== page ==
5 Movies to Watch If You Liked Squid Game

Last Updated on April 27, 2022

Netflix’s Squid Game has been lighting the world on fire since its debut, and we have five movies for you to watch if you liked it. The slightly dystopian, cynical-yet-hopeful Korean thriller series follows a group of people as they compete in deadly games for a huge cash prize. The source of many a meme and Halloween costume this year, Squid Game is the most-watched show in Netflix history, generating over $900 million in value for the streaming giant, and with good reason. With as many lovable characters as there are to root against, and ongoing nail-biting sequences that left viewers scrambling to pick their jaws up from the floor, it’s no surprise how swiftly Squid Game dominated not just the national conversation, but the worldwide zeitgeist too.

Squid Game had been in some kind of development for ten years, and when it finally hit our screens it exposed a nerve culturally and socially. Its commentary on the 1% and its treatment of the rest of us transcended language barriers and borders, whether viewers the world over decided to watch it with subtitles or dubbed, it didn’t matter. What’s clear is that in our global society, the yearn for quality storytelling and engaging characters trumps all; and if you finished episode 9 of Squid Game craving more, here are 5 movies to watch next. While Squid Game was a series, you might be looking for something a little more breezy and done-in-one, and boy are there some options for you to choose from. Some of them will be familiar, some of them maybe not, and some of them you might raise an eyebrow at, but they’re all worthy suggestions when considering the vibe that Squid Game has laid out.

Battle Royale

Battle Royale

Battle Royale was a game-changer upon its release in 2000. The Japanese thriller presents a – say it with me now – dystopian future, where a totalitarian government tries to curb youth rebellion by sending random classes of 9th graders to an island to fight to the death, allowing the last survivor to leave the island. If there is more than one survivor, the explosive collars fitted around their necks detonate, killing them all.

The controversial movie was based on an equally-controversial novel, and faced its fair share of heat from the Japanese government (who tried to have it banned) and media. Those criticizing Battle Royale miss the point of it, though; it’s not a titillating exercise in watching teenagers kill each other; it’s a warning as to how far a totalitarian government might go in this day and age if no one steps up to stop them.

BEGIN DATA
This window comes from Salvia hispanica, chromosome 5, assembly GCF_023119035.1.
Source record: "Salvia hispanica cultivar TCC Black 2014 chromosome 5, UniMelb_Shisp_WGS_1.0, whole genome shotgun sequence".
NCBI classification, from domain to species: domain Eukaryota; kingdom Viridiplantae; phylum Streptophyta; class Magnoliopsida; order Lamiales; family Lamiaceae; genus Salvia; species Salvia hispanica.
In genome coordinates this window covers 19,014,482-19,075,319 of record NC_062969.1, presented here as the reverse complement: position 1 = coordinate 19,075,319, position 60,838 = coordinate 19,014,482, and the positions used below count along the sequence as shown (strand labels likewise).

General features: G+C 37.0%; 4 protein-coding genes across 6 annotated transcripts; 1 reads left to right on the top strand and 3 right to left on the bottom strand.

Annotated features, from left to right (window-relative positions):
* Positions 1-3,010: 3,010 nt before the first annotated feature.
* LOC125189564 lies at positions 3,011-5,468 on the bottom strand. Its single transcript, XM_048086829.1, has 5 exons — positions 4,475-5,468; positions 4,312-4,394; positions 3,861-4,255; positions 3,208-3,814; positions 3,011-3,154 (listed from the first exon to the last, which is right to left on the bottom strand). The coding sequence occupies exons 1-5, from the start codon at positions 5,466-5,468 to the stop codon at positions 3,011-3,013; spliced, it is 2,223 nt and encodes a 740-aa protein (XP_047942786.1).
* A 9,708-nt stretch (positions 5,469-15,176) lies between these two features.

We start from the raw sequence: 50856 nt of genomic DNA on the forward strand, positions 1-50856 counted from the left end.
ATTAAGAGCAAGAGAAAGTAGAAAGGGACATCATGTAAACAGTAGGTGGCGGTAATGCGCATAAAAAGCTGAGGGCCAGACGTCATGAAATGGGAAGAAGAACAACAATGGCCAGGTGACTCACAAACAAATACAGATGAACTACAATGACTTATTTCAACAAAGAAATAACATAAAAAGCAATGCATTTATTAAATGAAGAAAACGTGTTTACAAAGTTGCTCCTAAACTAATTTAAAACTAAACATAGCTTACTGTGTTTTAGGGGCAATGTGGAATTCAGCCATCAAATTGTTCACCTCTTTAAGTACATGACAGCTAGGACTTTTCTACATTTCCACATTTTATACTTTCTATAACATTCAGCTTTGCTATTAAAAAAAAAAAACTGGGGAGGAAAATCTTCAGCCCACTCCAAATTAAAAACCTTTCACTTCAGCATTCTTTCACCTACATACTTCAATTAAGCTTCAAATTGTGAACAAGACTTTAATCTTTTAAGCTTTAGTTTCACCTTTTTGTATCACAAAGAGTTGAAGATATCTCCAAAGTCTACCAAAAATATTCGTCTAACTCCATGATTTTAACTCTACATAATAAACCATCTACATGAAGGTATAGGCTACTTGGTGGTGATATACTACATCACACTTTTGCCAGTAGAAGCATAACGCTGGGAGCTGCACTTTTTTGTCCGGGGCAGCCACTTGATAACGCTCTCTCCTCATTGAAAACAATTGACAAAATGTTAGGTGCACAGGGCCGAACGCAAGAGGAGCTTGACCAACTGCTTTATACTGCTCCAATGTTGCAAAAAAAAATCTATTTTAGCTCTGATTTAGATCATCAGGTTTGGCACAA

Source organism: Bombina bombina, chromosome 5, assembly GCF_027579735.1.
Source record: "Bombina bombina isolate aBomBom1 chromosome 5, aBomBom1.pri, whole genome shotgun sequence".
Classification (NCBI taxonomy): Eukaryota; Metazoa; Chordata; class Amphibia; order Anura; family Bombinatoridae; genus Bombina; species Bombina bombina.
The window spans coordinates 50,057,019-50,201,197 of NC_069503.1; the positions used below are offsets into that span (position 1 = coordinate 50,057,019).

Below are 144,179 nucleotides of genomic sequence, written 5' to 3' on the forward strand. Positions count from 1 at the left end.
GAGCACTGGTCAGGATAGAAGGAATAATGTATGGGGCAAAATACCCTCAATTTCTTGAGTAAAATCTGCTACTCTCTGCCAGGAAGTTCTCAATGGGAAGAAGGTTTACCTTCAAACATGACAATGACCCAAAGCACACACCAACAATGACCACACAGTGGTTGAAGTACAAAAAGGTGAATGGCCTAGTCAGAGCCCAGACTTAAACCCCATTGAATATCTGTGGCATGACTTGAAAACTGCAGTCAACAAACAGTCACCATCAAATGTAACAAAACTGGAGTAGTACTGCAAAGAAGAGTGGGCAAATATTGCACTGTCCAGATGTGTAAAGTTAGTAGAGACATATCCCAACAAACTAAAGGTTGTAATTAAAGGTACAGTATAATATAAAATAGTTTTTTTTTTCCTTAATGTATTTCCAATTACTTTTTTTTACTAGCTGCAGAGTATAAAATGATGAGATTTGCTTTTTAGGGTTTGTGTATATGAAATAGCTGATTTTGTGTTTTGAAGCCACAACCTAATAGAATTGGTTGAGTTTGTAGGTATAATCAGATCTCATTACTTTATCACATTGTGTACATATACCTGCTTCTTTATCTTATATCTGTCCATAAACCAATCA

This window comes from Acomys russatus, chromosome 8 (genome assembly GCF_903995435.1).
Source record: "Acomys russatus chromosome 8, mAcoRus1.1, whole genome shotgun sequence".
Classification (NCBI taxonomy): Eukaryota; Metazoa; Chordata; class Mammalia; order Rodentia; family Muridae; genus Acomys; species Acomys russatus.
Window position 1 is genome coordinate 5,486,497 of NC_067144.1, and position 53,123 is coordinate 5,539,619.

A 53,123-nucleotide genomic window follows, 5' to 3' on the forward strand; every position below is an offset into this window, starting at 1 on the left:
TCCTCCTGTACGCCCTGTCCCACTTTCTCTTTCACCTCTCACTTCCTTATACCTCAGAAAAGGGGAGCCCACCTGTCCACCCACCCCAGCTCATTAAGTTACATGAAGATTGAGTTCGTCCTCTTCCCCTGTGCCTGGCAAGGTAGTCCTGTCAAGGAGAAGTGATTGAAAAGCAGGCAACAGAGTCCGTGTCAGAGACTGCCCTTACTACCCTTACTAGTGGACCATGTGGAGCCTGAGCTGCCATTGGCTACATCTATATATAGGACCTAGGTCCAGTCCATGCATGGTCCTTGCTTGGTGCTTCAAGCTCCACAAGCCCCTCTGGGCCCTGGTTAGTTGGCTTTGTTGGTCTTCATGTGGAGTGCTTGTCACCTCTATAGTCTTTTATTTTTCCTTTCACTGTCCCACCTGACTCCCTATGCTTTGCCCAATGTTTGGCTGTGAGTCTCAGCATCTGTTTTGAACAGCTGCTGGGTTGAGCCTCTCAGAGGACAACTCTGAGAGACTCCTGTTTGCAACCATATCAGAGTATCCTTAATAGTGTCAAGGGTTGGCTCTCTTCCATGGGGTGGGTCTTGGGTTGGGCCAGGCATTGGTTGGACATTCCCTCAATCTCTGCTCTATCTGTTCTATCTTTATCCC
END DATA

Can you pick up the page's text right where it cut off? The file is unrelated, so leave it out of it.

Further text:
The beauty of Battle Royale is the way it translates relatable high school cliques into a tribal survival tactic. Would the weird girl no one really talks to be a help or a hindrance? Are the cool kids going to watch your back in exchange your food? Are the smart kids going to find you all a way out of this? Battle Royale is a great (and yes, very violent) movie that, just like the Squid Game series, asks a lot of tough questions of both its characters and its audience. You also get a wonderful performance from Takeshi Kitano as the teacher-turned-drill instructor forcing the teens to fight. 10/10 recommend.

The Hunger Games

The Hunger Games served as an introduction to the dystopian-games-that-result-in-death subgenre to the majority of the Western world’s teen population. Based on the popular book series by Suzanne Collins, The Hunger Games is like an Americanized version of Battle Royale. Set in the near future, a post-war USA finds itself divided into 12 districts, ordered by prosperity and trade, with the Capitol lording over them all. In the 70-odd years following a major uprising, the Capitol punishes and reminds the Districts of their place with a tournament to the death. Each District is obliged to provide two “tributes”, a boy and a girl, to the contest of death known as The Hunger Games.